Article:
"Maslow and the hierarchy of human needs"
Abraham Maslow was concerned with trying to identify and classify the main needs that humans have. Our needs determine our action - we will always try to satisfy them and we will be motivated to do so. If work can be organized so we can satisfy some or all of our needs at work, we will become more productive and satisfied. He summarized all the human needs in a form of hierarchy:
- Each person need to start from the bottom
- Once a level of human need is achieved, he/she will strive to achieve the next level
- Many people might not recognize their talents, but everyone is capable of reaching their full potential
- Once a need has been achieved, it will not motivate the person to act again - when material needs has been satisfied, they will not increase productivity, even with a lot of money to offer
- It is possible for a person to go back one level - losing a job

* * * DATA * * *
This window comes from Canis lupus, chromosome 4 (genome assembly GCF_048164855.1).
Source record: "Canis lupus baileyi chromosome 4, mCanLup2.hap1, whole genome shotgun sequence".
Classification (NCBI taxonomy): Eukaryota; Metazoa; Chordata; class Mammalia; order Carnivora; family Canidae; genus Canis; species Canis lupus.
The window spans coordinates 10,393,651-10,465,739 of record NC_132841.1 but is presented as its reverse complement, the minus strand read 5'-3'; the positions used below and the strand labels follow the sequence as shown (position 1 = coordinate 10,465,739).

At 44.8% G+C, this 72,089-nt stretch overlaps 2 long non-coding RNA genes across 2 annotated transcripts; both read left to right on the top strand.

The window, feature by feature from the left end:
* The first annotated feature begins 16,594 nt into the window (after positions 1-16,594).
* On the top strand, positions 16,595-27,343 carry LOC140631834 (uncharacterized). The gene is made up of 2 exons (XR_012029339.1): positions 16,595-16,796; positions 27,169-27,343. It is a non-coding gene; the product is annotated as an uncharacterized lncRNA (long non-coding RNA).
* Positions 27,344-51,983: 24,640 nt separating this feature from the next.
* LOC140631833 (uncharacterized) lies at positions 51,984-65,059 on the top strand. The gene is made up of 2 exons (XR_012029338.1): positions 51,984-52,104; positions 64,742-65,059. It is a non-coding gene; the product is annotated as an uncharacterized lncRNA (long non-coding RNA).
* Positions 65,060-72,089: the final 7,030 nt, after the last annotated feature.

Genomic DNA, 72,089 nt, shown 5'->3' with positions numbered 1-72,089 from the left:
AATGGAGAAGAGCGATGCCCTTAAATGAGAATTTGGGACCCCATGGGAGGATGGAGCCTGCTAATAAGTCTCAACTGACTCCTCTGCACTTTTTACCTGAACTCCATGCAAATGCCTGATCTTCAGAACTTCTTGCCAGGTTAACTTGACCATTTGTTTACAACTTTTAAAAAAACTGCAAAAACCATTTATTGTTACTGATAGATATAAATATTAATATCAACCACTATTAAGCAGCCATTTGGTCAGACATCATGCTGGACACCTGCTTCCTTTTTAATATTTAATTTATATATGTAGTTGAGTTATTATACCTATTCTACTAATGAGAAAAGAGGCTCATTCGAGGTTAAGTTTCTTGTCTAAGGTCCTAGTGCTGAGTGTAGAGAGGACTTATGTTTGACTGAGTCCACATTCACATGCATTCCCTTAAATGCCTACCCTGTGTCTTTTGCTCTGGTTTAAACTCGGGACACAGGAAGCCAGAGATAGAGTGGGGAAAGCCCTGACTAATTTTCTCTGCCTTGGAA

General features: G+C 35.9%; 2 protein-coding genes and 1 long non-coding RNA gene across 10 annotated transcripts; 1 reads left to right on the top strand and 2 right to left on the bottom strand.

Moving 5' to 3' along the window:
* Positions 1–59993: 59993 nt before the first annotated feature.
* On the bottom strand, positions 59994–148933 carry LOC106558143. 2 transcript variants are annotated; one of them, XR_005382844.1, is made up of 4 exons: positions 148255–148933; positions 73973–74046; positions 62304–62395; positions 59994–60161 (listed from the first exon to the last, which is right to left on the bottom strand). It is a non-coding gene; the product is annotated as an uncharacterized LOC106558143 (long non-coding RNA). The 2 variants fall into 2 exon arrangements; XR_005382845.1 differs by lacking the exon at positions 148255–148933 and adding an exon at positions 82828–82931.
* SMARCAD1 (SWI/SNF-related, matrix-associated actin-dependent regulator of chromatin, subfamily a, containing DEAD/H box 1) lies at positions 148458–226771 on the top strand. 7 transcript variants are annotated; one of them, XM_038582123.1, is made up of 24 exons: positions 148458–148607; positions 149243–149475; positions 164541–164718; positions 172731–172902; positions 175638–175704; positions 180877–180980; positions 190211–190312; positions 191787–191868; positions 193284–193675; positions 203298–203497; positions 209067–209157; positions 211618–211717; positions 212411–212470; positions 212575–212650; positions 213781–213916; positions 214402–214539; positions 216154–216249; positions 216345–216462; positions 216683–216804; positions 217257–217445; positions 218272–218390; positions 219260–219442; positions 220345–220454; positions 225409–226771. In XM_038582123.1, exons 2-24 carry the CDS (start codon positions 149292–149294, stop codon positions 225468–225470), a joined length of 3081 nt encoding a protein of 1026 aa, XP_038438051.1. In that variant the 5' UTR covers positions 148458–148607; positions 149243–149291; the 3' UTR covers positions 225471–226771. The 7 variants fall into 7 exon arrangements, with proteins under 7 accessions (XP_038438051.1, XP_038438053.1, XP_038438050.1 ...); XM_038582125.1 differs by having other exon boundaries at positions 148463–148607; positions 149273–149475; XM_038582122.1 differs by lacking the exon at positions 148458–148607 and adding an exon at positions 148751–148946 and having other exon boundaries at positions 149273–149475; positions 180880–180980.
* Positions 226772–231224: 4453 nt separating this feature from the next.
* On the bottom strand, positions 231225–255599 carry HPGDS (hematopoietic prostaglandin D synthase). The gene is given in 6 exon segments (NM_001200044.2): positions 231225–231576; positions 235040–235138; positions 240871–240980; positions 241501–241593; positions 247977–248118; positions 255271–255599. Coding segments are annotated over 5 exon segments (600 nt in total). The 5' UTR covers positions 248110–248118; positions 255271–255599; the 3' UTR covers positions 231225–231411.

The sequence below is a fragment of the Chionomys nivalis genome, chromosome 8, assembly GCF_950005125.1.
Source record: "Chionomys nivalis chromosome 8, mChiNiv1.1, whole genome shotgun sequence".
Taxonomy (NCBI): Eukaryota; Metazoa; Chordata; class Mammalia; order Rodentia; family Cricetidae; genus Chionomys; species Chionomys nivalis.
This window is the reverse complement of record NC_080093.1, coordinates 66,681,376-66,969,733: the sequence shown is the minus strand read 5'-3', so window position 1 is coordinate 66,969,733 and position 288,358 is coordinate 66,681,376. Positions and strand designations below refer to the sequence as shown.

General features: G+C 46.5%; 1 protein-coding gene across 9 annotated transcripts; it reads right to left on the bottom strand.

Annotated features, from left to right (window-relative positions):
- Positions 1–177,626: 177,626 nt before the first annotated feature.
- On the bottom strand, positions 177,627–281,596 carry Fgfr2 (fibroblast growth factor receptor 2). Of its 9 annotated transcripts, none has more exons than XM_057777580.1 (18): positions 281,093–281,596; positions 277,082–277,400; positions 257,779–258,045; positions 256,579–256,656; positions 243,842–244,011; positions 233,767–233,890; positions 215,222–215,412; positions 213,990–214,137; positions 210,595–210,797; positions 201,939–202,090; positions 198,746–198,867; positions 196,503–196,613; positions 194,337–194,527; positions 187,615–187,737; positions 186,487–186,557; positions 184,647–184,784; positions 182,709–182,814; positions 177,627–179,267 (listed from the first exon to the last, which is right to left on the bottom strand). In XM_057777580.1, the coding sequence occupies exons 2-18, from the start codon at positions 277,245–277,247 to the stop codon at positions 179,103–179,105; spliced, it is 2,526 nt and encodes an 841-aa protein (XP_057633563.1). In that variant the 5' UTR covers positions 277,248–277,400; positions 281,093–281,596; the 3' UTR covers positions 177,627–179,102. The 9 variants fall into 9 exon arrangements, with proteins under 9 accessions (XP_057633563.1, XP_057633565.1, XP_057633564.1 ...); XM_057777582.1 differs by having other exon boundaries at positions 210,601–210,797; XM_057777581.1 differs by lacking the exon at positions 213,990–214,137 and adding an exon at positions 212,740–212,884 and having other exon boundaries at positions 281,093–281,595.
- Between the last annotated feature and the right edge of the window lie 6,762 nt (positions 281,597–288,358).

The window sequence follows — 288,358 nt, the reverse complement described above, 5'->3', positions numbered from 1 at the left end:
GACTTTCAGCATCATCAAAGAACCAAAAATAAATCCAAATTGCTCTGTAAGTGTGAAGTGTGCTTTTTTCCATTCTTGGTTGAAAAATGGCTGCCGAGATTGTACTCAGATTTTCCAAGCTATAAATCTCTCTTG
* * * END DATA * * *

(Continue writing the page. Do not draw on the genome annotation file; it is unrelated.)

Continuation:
Limitations of Maslow's approachEdit
- Not everyone has the same needs as is assumed by the hierarchy.
- In practice it can be very difficult to identify the degree to which each need has been met and which level a worker is 'on'.
- Money is necessary to satisfy physical needs, yet it might also play a role in satisfying the other levels of needs, such as status of esteem.
- Self-actualisation is never permanently achieved, as some observers of the hierarchy have suggested. Jobs must continually offer challenges and opportunities for fulfilment, otherwise regression will occur.